This is the argument:

If someone makes consistently bad decisions, then it must be intentional, because if you were to make decisions at random, some of them would be good.

At first, I found this argument compelling, but the more I think about it, the more flawed it seems. Here’s my take:

  1. A “good” or “bad” outcome to a decision is completely relative. What’s a good outcome for the decision maker, may not be for anyone else.
  2. The consequences of a decision cannot be fully seen ahead of time. What the decision maker may believe to be a good outcome for them, may not come to pass or even turn out to be a bad outcome for them.
  3. The “no better than random” argument doesn’t apply here. This is used in science where the outcome (hypothesis) is tested against the null hypothesis to ascertain a statistically significant difference (or otherwise). The hypotheses are deduced by observation. In the decision maker’s case, it’s the other way around in terms of sequencing.

As an aside: If it’s the decision maker’s job to make the best decision for some party, and they consistently fail to do that, then that’s incompetence, not malice.

Is the original argument a logical fallacy? Does my analysis stand up; particularly my third point, which I only have a layperson’s insight on? Are there any other flaws in the original argument?

  • 1
    This looks like some argument from ignorance fallacy, obviously one doesn't make decisions completely at random and there's other possibilities as you rightly inferred such as incompetence... Oct 10, 2022 at 3:01

4 Answers 4


Is the implication that making consistently bad decisions must be intentional a logical fallacy?

Yes. It is a basic non-sequitur, in that the conclusion does not necessarily follow from the initial observation.

In this case, the initial observation is of a person making 'consistently bad decisions'.

As the OP and answers to date have noted, there are many reasons why a person might make consistently bad decisions, not one.

Therefore, it is fallacious to conclude that any one reason (ie. intentionality) must be the reason. It is a conclusion that does not rest on evidence provided by the initial claim, but upon an unsubstantiated assumption. In other words, the conclusion does not logically follow from the initial premise.

It's worth noting that a conclusion arrived at by means of non-sequitur can nonetheless be correct. Fallacies typically identify the means via which a conclusion is reached, not the accuracy of the conclusion.


Is the implication that making consistently bad decisions is intentional a logical fallacy?

This question is a hard one. Sometimes it seems yes, but other times no.

The IRS notes that most arithmetic errors on tax returns would result in a lower tax bill, and thus favor the taxpayer. Intentional? Probably. Here, there is an obvious self-interest and that factor helps guide the conclusion that yes, the nominal errors are indeed intentional.

At the other end of the spectrum are the bad decisions made by the perpetrators on the true crime television shows. Notwithstanding an intense self-interest in not getting caught, the perp will often make a series of lousy decisions which results in their identification and capture, often within a few days. The errors cannot be intentional. Here, the anxiety and confusion after a murder override the process of rational decision-making.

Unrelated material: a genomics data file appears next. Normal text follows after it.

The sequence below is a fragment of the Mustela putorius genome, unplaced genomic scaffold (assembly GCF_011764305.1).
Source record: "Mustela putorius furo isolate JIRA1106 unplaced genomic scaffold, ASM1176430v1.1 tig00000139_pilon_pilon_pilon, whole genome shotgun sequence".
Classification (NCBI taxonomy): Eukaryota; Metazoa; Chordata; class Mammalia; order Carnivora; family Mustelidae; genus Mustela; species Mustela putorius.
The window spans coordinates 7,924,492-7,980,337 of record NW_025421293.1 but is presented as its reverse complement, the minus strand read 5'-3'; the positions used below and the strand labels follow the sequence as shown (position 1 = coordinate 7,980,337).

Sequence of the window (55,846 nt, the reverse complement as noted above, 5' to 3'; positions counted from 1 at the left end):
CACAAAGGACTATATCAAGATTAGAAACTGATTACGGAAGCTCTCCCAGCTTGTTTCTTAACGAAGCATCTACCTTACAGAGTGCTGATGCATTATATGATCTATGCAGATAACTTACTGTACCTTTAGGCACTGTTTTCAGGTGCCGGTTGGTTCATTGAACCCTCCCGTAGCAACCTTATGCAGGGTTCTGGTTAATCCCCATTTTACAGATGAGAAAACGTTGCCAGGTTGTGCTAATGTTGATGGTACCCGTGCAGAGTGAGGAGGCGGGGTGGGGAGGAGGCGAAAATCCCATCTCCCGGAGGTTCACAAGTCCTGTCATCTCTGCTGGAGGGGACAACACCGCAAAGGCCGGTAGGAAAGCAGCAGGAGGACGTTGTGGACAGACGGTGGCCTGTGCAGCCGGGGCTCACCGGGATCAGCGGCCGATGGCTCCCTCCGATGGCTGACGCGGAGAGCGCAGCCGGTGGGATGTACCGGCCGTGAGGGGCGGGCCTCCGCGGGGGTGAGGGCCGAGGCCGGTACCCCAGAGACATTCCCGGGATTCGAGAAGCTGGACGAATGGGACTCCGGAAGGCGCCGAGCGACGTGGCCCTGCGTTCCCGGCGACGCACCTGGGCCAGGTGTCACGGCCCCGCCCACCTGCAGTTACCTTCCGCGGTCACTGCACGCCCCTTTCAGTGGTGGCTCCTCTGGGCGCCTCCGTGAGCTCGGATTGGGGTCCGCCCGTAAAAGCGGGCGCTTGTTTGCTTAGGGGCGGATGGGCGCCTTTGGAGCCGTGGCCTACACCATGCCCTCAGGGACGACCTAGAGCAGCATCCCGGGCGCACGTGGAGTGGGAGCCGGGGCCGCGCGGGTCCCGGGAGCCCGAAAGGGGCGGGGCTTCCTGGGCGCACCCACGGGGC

After all that, my answer is yes, it is fallacious, because both of my examples require additional factors to explain the outcome. Without those factors, nothing follows from the single premise of consistently bad decisions. If I had to pick a fallacy, I would call this one Hasty Generalization.

  • Errors that lead to a perp getting caught are not random, they are heavily filtered. A crime usually requires multiple errors before the cops have even a mild chance of catching the perp. It is a form of reverse survivor selection. Only those who get caught make big stacks of errors. The ones who don't make so many errors tend to get away with it.
    – BillOnne
    Oct 11, 2022 at 1:58

It is not automatically a fallacy. It is not something that can have a hard-and-fast answer. The estimate of the chance that the errors happened in the way they were observed is complicated in the extreme and subject to many errors, biases, and filters.

You would need to examine the types of errors and their expected range, the possible effects of errors in the expected range, survivor bias, and a bunch of other things I'm forgetting just now.

Just as an example, consider my comment on @Mark Andrews's answer. Perps that make very few mistakes tend not to get caught. So those who get caught will tend to have made lots of mistakes that increase their chance of getting caught.

A lovely example of survivor bias comes from data about damage to aircraft in WW2. But it is a long side-bar. Please read at the link if you are interested.

So data about errors needs to be extremely carefully examined. Maybe there is some "innocent" reason for the errors to be biased. Innocent in that the person is not doing them deliberately.

One trivial example: Consider a guy who has a lot of car crashes. When driving, any error steering is going to have a high chance of creating a crash. You would need to examine these quite carefully to conclude they were deliberate.

So, if the person had some neurological disorder that causes improper hand-eye coordination, the errors might not be deliberate. The subject might be unable to do any better. (Though, if he knows he has the condition, we might still hold him culpable for continuing to drive.)